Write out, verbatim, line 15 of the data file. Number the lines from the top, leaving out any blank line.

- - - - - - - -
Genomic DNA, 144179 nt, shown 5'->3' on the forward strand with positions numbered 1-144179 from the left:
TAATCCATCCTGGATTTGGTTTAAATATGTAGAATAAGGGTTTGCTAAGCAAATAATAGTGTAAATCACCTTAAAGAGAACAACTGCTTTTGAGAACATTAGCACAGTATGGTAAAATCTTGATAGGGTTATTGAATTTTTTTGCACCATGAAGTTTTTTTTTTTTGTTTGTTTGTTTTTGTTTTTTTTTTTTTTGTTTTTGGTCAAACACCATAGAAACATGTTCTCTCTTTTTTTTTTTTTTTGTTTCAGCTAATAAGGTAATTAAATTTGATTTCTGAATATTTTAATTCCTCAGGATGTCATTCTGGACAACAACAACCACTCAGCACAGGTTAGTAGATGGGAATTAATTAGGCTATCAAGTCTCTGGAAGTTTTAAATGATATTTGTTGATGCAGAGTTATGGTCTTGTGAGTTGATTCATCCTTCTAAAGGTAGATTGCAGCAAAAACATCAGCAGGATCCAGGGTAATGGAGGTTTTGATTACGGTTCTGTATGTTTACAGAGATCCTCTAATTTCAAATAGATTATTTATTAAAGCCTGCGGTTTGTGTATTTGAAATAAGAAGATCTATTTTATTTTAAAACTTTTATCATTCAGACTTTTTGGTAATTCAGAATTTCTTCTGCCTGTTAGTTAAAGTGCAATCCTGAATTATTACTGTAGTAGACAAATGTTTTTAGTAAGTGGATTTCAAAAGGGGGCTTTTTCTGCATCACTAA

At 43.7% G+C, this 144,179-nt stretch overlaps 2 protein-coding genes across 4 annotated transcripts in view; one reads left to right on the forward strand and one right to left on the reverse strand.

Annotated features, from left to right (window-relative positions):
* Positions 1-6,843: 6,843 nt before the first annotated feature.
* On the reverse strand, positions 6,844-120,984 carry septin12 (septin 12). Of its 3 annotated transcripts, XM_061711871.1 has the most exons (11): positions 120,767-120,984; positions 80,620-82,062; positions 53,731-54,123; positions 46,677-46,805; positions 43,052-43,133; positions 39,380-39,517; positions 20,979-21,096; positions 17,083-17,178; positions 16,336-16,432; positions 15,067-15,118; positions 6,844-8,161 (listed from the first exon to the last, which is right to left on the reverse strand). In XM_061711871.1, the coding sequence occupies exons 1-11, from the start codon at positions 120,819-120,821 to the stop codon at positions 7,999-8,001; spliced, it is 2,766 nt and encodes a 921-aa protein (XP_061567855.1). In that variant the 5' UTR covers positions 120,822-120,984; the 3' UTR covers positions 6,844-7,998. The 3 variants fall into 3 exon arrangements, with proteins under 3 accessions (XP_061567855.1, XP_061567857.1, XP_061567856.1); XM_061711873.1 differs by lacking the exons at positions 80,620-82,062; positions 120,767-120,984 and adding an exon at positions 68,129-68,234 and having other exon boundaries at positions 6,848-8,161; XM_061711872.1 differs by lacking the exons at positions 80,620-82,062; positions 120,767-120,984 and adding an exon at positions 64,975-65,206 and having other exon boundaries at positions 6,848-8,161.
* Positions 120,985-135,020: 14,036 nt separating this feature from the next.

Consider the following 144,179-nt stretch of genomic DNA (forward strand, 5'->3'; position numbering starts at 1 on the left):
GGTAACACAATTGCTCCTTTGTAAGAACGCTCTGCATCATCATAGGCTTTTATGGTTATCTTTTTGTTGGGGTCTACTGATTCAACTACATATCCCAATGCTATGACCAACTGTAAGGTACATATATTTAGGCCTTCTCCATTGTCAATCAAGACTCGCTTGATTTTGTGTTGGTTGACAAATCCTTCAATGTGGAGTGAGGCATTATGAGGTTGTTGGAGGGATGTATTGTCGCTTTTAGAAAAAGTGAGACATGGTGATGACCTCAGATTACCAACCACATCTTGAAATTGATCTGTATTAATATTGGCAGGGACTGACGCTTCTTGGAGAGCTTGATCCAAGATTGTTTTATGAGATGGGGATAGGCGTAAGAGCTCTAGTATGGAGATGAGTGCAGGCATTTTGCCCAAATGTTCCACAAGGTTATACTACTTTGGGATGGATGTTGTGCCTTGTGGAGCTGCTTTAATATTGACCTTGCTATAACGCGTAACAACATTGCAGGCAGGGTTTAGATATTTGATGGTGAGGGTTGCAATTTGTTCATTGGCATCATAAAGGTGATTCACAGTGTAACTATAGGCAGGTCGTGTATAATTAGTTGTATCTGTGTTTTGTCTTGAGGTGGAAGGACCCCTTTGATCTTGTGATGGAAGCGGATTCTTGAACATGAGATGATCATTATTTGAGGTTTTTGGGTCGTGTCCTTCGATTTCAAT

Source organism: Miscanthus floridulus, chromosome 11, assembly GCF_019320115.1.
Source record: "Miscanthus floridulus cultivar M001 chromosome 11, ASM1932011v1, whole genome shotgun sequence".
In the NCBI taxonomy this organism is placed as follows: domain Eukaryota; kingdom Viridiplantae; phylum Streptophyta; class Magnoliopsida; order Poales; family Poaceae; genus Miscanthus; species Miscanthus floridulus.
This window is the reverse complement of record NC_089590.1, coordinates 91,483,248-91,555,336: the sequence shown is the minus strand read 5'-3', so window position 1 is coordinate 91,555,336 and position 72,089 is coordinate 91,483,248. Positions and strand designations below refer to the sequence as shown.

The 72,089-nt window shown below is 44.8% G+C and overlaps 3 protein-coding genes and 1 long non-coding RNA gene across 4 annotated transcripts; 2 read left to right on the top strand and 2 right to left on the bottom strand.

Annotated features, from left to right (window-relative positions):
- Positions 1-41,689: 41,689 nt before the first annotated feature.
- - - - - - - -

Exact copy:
Annotated features, from left to right (window-relative positions):